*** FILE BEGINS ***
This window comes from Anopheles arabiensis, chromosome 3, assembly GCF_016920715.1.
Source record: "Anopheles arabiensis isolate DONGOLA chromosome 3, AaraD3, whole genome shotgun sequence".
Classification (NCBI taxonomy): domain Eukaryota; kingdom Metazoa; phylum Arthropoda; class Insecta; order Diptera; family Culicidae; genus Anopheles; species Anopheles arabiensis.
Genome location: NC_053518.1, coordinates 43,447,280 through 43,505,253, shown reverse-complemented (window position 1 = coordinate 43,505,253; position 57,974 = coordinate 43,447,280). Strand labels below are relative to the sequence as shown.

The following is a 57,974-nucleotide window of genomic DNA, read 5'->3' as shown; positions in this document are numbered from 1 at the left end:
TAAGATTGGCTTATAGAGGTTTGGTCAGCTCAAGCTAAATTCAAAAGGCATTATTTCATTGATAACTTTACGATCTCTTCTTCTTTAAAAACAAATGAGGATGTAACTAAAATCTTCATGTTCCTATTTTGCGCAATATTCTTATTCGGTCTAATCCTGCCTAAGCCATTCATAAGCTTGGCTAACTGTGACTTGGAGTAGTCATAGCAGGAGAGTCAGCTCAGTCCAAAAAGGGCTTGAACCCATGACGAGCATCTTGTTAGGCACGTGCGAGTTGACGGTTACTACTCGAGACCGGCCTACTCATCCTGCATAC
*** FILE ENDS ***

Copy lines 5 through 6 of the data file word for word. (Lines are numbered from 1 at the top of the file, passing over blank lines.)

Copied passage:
The following is a 57,974-nucleotide window of genomic DNA, read 5'->3' as shown; positions in this document are numbered from 1 at the left end:
TAAGATTGGCTTATAGAGGTTTGGTCAGCTCAAGCTAAATTCAAAAGGCATTATTTCATTGATAACTTTACGATCTCTTCTTCTTTAAAAACAAATGAGGATGTAACTAAAATCTTCATGTTCCTATTTTGCGCAATATTCTTATTCGGTCTAATCCTGCCTAAGCCATTCATAAGCTTGGCTAACTGTGACTTGGAGTAGTCATAGCAGGAGAGTCAGCTCAGTCCAAAAAGGGCTTGAACCCATGACGAGCATCTTGTTAGGCACGTGCGAGTTGACGGTTACTACTCGAGACCGGCCTACTCATCCTGCATAC